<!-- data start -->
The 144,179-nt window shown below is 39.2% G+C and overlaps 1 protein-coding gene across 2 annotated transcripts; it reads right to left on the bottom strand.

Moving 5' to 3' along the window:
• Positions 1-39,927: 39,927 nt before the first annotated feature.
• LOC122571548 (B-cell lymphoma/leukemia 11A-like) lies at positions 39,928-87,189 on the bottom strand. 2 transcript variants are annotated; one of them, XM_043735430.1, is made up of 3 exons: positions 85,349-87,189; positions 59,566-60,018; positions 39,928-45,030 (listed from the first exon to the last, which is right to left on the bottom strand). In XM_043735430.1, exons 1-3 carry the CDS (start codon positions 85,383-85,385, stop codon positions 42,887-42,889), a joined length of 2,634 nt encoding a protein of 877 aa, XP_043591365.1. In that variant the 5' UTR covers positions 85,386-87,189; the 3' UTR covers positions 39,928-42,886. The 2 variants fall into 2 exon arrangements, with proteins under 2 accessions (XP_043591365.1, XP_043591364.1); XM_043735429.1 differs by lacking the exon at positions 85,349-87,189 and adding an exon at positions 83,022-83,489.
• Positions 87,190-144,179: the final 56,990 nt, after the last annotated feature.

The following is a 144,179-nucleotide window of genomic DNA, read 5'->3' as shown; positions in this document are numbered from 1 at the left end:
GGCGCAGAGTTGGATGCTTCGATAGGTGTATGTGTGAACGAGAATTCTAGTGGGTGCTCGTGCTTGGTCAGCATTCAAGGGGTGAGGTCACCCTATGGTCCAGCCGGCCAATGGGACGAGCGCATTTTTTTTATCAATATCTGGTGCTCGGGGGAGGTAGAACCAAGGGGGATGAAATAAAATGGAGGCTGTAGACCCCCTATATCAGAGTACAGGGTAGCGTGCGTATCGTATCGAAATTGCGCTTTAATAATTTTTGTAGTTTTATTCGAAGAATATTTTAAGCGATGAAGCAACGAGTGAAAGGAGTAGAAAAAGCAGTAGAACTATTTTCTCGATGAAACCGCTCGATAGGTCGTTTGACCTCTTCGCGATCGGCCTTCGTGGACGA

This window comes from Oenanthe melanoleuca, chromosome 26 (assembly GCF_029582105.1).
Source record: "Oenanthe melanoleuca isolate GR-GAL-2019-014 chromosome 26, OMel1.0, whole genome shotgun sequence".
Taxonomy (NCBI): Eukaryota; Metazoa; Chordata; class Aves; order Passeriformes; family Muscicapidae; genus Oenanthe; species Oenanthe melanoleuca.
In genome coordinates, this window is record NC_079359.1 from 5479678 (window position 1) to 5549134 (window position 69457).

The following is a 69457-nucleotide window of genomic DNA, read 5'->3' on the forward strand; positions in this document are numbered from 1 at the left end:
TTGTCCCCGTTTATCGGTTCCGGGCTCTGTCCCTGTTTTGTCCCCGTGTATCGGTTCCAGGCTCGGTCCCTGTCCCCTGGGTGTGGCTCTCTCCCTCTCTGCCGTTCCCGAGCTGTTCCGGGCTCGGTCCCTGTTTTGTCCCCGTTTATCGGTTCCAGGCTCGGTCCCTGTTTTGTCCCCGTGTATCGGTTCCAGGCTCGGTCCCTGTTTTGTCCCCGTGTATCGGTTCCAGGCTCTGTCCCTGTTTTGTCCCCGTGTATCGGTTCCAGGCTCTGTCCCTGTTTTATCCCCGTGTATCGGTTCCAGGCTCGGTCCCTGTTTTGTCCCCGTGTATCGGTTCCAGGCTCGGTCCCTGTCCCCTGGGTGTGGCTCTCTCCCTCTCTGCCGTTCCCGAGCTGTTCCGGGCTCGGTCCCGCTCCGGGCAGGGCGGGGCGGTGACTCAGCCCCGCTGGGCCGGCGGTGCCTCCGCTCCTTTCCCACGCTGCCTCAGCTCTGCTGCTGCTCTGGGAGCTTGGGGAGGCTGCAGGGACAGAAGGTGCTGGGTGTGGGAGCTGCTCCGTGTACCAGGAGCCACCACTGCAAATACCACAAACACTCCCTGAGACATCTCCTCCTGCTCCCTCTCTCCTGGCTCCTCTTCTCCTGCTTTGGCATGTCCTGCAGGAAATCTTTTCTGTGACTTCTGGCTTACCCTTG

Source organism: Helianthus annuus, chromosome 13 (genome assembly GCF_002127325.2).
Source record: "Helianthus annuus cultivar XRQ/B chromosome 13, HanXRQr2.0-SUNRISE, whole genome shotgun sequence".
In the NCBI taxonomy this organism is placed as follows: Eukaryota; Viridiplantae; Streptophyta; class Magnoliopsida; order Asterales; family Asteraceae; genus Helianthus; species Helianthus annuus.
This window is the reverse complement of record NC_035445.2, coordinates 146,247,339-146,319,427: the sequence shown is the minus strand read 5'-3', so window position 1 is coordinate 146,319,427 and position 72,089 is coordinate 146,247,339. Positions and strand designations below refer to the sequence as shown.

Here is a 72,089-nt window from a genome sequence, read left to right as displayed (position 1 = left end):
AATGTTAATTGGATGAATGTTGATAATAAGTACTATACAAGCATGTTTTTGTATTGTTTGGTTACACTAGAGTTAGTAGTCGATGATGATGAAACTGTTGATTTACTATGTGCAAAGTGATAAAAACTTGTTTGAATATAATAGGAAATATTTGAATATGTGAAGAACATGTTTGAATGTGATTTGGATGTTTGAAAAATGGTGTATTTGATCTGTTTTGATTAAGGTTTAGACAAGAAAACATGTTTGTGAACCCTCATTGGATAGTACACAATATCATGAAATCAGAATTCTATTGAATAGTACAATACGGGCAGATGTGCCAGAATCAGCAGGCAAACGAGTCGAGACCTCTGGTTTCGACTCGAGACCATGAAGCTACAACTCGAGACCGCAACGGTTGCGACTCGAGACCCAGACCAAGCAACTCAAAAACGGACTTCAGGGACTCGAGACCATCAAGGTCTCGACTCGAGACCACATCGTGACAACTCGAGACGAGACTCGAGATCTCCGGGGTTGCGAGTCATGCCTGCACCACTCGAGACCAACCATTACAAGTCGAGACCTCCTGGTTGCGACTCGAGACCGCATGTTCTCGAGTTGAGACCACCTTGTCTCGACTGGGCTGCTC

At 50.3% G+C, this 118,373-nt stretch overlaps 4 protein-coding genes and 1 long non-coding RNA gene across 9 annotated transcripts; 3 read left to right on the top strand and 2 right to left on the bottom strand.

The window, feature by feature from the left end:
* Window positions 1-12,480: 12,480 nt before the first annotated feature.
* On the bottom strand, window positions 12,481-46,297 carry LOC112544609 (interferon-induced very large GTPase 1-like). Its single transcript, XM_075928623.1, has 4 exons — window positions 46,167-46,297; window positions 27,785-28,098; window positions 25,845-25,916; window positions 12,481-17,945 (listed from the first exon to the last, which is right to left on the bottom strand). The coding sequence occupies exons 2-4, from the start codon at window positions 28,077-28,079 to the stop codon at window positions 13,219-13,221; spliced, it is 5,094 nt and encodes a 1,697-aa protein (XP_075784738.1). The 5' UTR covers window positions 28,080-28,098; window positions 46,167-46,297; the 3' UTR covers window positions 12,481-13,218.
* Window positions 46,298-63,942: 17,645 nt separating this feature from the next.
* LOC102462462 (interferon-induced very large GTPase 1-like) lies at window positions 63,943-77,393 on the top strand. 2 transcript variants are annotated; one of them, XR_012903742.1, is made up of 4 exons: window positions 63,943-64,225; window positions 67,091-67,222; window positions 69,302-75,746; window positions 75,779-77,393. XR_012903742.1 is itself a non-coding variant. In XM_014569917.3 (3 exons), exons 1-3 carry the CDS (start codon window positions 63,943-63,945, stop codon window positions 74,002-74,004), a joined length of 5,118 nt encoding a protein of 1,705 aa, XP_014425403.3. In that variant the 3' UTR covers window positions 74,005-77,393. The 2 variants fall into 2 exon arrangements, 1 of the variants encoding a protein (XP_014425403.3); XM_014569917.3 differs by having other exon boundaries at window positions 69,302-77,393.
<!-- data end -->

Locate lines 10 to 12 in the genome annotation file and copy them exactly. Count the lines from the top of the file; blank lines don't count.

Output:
Taxonomy (NCBI): Eukaryota; Metazoa; Chordata; class Aves; order Passeriformes; family Muscicapidae; genus Oenanthe; species Oenanthe melanoleuca.
In genome coordinates, this window is record NC_079359.1 from 5479678 (window position 1) to 5549134 (window position 69457).

The following is a 69457-nucleotide window of genomic DNA, read 5'->3' on the forward strand; positions in this document are numbered from 1 at the left end: